The short story, “Book of Leaves,” by Jim Kourlas met two of my broad criteria for the fiction I read during the fall reading period: it said something important, and it said it in an original way. The story sits soundly in the realm of environmental writing, which in today’s world is a growing genre. For reasons we should not have to preach about, which the story does not do. It explores how humans interact with their environment in a manner that is open and of interest to many. I believe Kourlas penned tale that will not simply preach to the choir, but will interest readers who normally would not pick a piece of environmental writing. He accomplishes this by giving the story a fabulist quality. The late Nobel-Prize-winning story writer from Poland, Issac Bashevis Singer, once said the role of literature was to entertain and to inform. And that the writer could not do one without doing the other. I believe “Book of Leaves” accomplishes this humble goal.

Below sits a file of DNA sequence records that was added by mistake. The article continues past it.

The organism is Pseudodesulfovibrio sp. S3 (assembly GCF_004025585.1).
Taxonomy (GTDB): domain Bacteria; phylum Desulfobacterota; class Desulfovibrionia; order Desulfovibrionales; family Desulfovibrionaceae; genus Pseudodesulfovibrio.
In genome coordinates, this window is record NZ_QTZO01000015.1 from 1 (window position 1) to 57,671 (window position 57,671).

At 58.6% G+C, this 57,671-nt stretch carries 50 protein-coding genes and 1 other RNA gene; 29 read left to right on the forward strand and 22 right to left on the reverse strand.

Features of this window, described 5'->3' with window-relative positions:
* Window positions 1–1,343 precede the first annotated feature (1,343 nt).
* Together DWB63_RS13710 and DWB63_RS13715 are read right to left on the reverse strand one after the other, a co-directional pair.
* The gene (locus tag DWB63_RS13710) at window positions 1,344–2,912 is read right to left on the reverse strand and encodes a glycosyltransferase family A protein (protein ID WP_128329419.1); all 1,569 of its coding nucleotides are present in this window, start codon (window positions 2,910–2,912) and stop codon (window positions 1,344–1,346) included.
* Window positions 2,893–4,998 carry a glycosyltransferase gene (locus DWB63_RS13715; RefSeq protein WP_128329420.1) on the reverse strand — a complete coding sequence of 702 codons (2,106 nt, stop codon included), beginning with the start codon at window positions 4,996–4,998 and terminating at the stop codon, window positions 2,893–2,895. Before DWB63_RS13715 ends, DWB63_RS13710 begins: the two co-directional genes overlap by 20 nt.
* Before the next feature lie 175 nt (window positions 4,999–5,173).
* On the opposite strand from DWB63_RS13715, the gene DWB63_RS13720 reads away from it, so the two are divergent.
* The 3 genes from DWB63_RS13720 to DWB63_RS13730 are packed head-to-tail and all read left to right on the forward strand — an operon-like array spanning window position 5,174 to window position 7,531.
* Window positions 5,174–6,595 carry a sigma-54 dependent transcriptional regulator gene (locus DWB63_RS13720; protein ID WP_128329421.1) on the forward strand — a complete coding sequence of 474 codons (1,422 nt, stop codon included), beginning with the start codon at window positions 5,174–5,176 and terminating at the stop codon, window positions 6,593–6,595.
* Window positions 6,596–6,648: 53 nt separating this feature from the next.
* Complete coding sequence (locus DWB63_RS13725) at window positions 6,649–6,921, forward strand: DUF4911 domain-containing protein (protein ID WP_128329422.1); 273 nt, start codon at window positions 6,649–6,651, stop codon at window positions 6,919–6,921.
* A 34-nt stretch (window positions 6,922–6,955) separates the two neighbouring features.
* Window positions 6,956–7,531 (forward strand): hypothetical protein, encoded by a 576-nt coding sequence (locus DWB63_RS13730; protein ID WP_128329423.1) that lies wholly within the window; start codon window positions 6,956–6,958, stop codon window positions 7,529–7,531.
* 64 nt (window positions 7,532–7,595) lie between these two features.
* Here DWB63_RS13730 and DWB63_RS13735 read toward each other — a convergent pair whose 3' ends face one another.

From Hunger Mountain Issue 24: Patterns, which you can purchase here.
Designed by Marielena Andre.
Philip Shackleton was born in Alaska, & has lived in the Pacific Northwest since receiving his undergraduate degree from the University of Oregon in political science & English. Before coming to VFCA he worked a various jobs in mass media. He considers fiction his focus but will write creative nonfiction & poetry also. Most often with a humorist angle. He has published in smaller regional journals as well as various journalistic organizations. Other than writing he is also an avid musician & hopes to create a thesis which combines literature & music.